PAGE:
Each year for the past 16 years The Morning News has run the Tournament of Books — a March Madness like competition for books published during the previous year. It’s fun and light-hearted and super interesting because unlike other literary prizes, you get to see the judges’ thought process as they decided which book progresses and which doesn’t.
Last year, for the first time ever, I read all of the books on the shortlist, 18 books in total. As I started a bit late and I was rushing to get to the March deadline, that meant reading six novels a month for three months straight. The rushing part was a challenge, and reading many of these books was a challenge. Some were technically difficult, others dealt with difficult topics, still others required me to do some research while I read.
Despite the challenge, I ended up enjoying most of the books, loving more than half of the books, and really disliking only two of the 18 that I read. That’s a very good ratio, as a friend pointed out, and that made me consider doing the challenge again this year.
I don’t have as much free time next year as I had this past year, so I doubt that I’ll be reading at the rate in 2020 as I did in 2019. I won’t finish the books in time for the tournament, but I don’t mind. Last year I got angry at the judge’s choices (well, the judge’s reasonings, more than their choices) so I stopped following the tournament. That didn’t matter, as the choice of the books and their pairing was enough to get my mind thinking.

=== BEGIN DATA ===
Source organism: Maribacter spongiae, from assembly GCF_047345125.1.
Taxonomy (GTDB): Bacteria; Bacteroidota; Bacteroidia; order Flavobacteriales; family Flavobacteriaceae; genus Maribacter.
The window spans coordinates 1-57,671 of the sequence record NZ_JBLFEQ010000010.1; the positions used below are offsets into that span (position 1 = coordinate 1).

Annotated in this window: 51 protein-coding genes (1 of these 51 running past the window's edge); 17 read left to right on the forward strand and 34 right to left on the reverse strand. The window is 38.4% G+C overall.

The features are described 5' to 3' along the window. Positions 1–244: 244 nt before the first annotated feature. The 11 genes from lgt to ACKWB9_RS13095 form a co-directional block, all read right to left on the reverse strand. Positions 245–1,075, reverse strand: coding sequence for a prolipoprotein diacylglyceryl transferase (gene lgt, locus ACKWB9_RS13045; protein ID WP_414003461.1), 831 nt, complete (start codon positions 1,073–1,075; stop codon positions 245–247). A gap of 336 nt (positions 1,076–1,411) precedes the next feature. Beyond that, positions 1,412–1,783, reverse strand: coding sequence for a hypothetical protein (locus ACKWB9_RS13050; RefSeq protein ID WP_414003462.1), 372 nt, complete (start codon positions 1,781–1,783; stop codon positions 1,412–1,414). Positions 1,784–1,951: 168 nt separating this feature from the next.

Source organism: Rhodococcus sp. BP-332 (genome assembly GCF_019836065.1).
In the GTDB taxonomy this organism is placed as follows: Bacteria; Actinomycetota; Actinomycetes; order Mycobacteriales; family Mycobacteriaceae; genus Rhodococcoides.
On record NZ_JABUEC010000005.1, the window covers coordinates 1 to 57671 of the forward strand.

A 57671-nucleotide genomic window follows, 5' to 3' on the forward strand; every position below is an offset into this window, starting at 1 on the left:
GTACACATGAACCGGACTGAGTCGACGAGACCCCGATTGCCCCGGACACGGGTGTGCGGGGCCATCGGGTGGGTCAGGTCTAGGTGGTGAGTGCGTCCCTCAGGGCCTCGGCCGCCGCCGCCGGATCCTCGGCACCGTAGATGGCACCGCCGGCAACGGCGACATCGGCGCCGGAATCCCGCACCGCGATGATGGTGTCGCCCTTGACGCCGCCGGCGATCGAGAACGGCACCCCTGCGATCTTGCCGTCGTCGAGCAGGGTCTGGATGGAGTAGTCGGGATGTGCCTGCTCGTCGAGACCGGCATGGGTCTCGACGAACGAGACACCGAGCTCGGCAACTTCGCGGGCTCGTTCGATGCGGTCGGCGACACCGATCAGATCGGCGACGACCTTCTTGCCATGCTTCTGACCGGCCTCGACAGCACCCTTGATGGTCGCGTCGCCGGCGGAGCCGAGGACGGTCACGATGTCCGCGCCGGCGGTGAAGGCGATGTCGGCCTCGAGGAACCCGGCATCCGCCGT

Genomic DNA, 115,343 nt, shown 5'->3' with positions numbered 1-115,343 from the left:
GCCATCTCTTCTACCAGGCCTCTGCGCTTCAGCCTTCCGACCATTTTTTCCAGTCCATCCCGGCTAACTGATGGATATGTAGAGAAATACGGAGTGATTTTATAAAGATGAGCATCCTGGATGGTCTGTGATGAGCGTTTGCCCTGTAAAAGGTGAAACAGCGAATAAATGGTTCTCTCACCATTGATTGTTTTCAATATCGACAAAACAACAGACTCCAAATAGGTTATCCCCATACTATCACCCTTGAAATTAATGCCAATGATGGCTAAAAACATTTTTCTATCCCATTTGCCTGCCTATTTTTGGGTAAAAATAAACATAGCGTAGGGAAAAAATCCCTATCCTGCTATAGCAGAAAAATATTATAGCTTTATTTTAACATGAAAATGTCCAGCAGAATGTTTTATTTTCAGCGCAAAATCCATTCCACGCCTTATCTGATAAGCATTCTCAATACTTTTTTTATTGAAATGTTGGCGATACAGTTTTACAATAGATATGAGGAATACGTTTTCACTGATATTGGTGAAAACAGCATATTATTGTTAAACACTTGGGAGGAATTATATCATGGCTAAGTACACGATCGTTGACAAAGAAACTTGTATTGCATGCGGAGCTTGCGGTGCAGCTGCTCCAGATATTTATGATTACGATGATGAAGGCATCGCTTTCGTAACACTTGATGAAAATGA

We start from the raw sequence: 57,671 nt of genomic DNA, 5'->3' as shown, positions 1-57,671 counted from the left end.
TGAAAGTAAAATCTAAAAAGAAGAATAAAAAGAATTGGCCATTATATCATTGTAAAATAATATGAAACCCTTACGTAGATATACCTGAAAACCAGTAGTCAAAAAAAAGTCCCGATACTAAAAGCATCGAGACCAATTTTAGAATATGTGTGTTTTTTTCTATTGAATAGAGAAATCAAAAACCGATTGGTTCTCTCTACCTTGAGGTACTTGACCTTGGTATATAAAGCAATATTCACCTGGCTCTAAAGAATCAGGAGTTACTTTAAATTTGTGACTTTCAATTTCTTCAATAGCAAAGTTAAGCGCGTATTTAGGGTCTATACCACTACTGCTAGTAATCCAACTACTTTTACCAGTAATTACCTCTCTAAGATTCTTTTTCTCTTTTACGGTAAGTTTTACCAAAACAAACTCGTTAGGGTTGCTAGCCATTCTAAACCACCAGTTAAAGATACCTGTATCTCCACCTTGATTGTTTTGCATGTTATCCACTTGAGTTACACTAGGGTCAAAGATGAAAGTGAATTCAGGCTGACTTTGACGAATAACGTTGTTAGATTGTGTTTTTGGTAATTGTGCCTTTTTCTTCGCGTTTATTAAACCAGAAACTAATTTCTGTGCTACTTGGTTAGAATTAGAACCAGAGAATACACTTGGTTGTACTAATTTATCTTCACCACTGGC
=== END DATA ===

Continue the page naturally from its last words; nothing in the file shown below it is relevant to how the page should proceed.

Today I purchased the first book on the shortlist (All This Could Be Yours, by Jami Attenberg) and all three books in the play in round (Golden State, by Ben H. Winters, Oval, by Elvia Wilk, We Cast a Shadow, by Maurice Carlos Ruffin). Here’s for another year of interesting, challenging and good books!